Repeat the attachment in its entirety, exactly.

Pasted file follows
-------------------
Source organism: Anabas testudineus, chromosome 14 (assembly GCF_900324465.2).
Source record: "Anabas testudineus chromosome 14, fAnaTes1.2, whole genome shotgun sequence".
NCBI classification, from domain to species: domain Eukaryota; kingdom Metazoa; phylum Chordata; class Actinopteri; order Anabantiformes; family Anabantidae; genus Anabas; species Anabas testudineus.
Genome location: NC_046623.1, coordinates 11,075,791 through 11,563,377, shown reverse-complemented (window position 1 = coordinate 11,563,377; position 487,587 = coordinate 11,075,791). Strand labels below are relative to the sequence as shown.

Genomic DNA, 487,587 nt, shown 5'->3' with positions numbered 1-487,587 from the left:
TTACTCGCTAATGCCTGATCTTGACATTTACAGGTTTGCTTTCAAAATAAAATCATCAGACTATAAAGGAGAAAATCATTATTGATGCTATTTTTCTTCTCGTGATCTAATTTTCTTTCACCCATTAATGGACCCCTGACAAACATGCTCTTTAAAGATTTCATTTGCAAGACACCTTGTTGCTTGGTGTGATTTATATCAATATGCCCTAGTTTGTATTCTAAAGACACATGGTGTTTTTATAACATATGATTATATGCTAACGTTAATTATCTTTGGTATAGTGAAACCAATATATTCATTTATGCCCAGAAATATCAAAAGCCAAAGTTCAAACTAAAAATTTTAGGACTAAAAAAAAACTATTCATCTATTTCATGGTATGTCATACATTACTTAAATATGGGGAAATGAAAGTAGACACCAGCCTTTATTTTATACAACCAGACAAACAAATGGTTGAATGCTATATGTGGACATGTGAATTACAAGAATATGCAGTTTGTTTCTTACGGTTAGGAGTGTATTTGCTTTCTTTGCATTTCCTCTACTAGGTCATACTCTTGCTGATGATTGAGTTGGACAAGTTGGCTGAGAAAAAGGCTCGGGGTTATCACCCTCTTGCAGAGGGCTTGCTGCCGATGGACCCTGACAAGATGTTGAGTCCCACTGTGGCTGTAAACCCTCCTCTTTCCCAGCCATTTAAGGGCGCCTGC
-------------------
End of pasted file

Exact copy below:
Source organism: Anabas testudineus, chromosome 14 (assembly GCF_900324465.2).
Source record: "Anabas testudineus chromosome 14, fAnaTes1.2, whole genome shotgun sequence".
NCBI classification, from domain to species: domain Eukaryota; kingdom Metazoa; phylum Chordata; class Actinopteri; order Anabantiformes; family Anabantidae; genus Anabas; species Anabas testudineus.
Genome location: NC_046623.1, coordinates 11,075,791 through 11,563,377, shown reverse-complemented (window position 1 = coordinate 11,563,377; position 487,587 = coordinate 11,075,791). Strand labels below are relative to the sequence as shown.

Genomic DNA, 487,587 nt, shown 5'->3' with positions numbered 1-487,587 from the left:
TTACTCGCTAATGCCTGATCTTGACATTTACAGGTTTGCTTTCAAAATAAAATCATCAGACTATAAAGGAGAAAATCATTATTGATGCTATTTTTCTTCTCGTGATCTAATTTTCTTTCACCCATTAATGGACCCCTGACAAACATGCTCTTTAAAGATTTCATTTGCAAGACACCTTGTTGCTTGGTGTGATTTATATCAATATGCCCTAGTTTGTATTCTAAAGACACATGGTGTTTTTATAACATATGATTATATGCTAACGTTAATTATCTTTGGTATAGTGAAACCAATATATTCATTTATGCCCAGAAATATCAAAAGCCAAAGTTCAAACTAAAAATTTTAGGACTAAAAAAAAACTATTCATCTATTTCATGGTATGTCATACATTACTTAAATATGGGGAAATGAAAGTAGACACCAGCCTTTATTTTATACAACCAGACAAACAAATGGTTGAATGCTATATGTGGACATGTGAATTACAAGAATATGCAGTTTGTTTCTTACGGTTAGGAGTGTATTTGCTTTCTTTGCATTTCCTCTACTAGGTCATACTCTTGCTGATGATTGAGTTGGACAAGTTGGCTGAGAAAAAGGCTCGGGGTTATCACCCTCTTGCAGAGGGCTTGCTGCCGATGGACCCTGACAAGATGTTGAGTCCCACTGTGGCTGTAAACCCTCCTCTTTCCCAGCCATTTAAGGGCGCCTGC